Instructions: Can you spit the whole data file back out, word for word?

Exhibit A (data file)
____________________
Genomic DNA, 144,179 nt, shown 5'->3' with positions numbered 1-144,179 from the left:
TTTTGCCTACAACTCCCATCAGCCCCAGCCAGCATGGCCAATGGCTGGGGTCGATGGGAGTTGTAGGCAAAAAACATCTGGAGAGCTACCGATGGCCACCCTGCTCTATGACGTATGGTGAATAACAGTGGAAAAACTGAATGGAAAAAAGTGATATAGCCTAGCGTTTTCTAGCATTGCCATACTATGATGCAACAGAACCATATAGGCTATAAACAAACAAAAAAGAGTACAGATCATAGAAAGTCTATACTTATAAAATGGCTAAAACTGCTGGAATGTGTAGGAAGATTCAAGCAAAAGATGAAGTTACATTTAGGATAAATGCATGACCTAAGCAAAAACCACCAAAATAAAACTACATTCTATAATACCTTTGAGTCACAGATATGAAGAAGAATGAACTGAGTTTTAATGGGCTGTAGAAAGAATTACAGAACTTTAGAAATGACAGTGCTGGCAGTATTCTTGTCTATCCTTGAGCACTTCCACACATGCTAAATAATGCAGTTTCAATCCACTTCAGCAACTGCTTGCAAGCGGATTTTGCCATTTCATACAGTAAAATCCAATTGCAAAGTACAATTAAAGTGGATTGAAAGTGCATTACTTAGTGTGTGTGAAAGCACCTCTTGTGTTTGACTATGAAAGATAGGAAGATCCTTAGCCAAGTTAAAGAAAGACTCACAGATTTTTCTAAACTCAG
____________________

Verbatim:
Genomic DNA, 144,179 nt, shown 5'->3' with positions numbered 1-144,179 from the left:
TTTTGCCTACAACTCCCATCAGCCCCAGCCAGCATGGCCAATGGCTGGGGTCGATGGGAGTTGTAGGCAAAAAACATCTGGAGAGCTACCGATGGCCACCCTGCTCTATGACGTATGGTGAATAACAGTGGAAAAACTGAATGGAAAAAAGTGATATAGCCTAGCGTTTTCTAGCATTGCCATACTATGATGCAACAGAACCATATAGGCTATAAACAAACAAAAAAGAGTACAGATCATAGAAAGTCTATACTTATAAAATGGCTAAAACTGCTGGAATGTGTAGGAAGATTCAAGCAAAAGATGAAGTTACATTTAGGATAAATGCATGACCTAAGCAAAAACCACCAAAATAAAACTACATTCTATAATACCTTTGAGTCACAGATATGAAGAAGAATGAACTGAGTTTTAATGGGCTGTAGAAAGAATTACAGAACTTTAGAAATGACAGTGCTGGCAGTATTCTTGTCTATCCTTGAGCACTTCCACACATGCTAAATAATGCAGTTTCAATCCACTTCAGCAACTGCTTGCAAGCGGATTTTGCCATTTCATACAGTAAAATCCAATTGCAAAGTACAATTAAAGTGGATTGAAAGTGCATTACTTAGTGTGTGTGAAAGCACCTCTTGTGTTTGACTATGAAAGATAGGAAGATCCTTAGCCAAGTTAAAGAAAGACTCACAGATTTTTCTAAACTCAG